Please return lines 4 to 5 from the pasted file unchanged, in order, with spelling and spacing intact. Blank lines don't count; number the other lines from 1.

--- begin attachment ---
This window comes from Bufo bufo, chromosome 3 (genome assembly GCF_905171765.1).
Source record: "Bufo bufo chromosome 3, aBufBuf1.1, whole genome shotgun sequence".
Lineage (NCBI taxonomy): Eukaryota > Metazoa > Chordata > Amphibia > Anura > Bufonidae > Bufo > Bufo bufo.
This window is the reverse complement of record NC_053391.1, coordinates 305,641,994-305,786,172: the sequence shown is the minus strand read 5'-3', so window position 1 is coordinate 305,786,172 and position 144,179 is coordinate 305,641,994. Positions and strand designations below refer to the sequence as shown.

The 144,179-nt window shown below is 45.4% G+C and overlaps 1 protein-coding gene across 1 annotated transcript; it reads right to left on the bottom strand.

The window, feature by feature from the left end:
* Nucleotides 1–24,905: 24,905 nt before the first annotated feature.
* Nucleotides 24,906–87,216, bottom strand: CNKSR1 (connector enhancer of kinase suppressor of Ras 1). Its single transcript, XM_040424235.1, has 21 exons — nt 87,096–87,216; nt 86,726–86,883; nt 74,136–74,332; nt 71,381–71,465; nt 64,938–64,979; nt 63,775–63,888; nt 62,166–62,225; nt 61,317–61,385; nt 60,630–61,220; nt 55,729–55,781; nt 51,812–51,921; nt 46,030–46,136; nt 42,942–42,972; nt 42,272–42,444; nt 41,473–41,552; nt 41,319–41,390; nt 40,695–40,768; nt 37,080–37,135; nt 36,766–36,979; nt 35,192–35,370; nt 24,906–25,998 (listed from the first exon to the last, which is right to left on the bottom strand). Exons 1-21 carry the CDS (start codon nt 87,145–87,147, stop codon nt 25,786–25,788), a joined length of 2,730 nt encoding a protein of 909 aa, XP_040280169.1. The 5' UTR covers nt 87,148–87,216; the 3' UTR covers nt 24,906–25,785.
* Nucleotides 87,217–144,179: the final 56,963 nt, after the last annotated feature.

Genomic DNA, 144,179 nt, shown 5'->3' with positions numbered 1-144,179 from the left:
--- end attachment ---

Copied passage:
This window is the reverse complement of record NC_053391.1, coordinates 305,641,994-305,786,172: the sequence shown is the minus strand read 5'-3', so window position 1 is coordinate 305,786,172 and position 144,179 is coordinate 305,641,994. Positions and strand designations below refer to the sequence as shown.

The 144,179-nt window shown below is 45.4% G+C and overlaps 1 protein-coding gene across 1 annotated transcript; it reads right to left on the bottom strand.